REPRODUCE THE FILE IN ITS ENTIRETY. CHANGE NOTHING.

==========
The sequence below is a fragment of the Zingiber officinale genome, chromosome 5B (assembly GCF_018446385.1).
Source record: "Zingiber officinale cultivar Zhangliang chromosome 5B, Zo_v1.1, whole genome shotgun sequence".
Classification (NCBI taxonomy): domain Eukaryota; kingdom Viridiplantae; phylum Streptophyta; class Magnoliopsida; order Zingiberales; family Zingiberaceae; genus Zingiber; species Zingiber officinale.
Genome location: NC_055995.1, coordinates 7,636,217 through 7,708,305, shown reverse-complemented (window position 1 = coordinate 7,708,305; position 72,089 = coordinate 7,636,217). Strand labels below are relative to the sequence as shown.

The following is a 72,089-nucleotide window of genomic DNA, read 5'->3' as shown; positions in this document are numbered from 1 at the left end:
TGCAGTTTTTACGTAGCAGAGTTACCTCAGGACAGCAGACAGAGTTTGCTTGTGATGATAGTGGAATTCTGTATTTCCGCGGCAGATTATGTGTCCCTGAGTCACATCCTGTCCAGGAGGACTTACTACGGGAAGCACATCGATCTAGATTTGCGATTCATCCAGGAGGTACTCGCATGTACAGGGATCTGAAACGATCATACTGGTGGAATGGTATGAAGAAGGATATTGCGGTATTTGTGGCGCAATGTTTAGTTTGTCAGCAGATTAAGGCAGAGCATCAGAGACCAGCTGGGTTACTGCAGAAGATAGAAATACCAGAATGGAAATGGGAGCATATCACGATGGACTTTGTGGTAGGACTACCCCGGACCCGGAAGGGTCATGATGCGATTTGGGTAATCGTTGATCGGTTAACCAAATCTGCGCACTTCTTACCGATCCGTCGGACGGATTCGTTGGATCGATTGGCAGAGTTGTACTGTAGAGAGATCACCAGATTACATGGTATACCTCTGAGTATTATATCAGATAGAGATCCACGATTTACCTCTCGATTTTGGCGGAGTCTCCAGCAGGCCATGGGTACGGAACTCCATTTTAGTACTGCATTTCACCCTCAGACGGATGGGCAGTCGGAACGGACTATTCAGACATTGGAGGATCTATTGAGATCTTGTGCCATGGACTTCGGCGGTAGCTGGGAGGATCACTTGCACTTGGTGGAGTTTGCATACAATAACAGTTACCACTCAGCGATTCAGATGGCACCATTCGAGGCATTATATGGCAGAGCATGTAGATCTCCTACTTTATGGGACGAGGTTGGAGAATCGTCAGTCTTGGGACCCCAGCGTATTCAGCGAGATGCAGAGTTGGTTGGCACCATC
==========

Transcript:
The sequence below is a fragment of the Zingiber officinale genome, chromosome 5B (assembly GCF_018446385.1).
Source record: "Zingiber officinale cultivar Zhangliang chromosome 5B, Zo_v1.1, whole genome shotgun sequence".
Classification (NCBI taxonomy): domain Eukaryota; kingdom Viridiplantae; phylum Streptophyta; class Magnoliopsida; order Zingiberales; family Zingiberaceae; genus Zingiber; species Zingiber officinale.
Genome location: NC_055995.1, coordinates 7,636,217 through 7,708,305, shown reverse-complemented (window position 1 = coordinate 7,708,305; position 72,089 = coordinate 7,636,217). Strand labels below are relative to the sequence as shown.

The following is a 72,089-nucleotide window of genomic DNA, read 5'->3' as shown; positions in this document are numbered from 1 at the left end:
TGCAGTTTTTACGTAGCAGAGTTACCTCAGGACAGCAGACAGAGTTTGCTTGTGATGATAGTGGAATTCTGTATTTCCGCGGCAGATTATGTGTCCCTGAGTCACATCCTGTCCAGGAGGACTTACTACGGGAAGCACATCGATCTAGATTTGCGATTCATCCAGGAGGTACTCGCATGTACAGGGATCTGAAACGATCATACTGGTGGAATGGTATGAAGAAGGATATTGCGGTATTTGTGGCGCAATGTTTAGTTTGTCAGCAGATTAAGGCAGAGCATCAGAGACCAGCTGGGTTACTGCAGAAGATAGAAATACCAGAATGGAAATGGGAGCATATCACGATGGACTTTGTGGTAGGACTACCCCGGACCCGGAAGGGTCATGATGCGATTTGGGTAATCGTTGATCGGTTAACCAAATCTGCGCACTTCTTACCGATCCGTCGGACGGATTCGTTGGATCGATTGGCAGAGTTGTACTGTAGAGAGATCACCAGATTACATGGTATACCTCTGAGTATTATATCAGATAGAGATCCACGATTTACCTCTCGATTTTGGCGGAGTCTCCAGCAGGCCATGGGTACGGAACTCCATTTTAGTACTGCATTTCACCCTCAGACGGATGGGCAGTCGGAACGGACTATTCAGACATTGGAGGATCTATTGAGATCTTGTGCCATGGACTTCGGCGGTAGCTGGGAGGATCACTTGCACTTGGTGGAGTTTGCATACAATAACAGTTACCACTCAGCGATTCAGATGGCACCATTCGAGGCATTATATGGCAGAGCATGTAGATCTCCTACTTTATGGGACGAGGTTGGAGAATCGTCAGTCTTGGGACCCCAGCGTATTCAGCGAGATGCAGAGTTGGTTGGCACCATC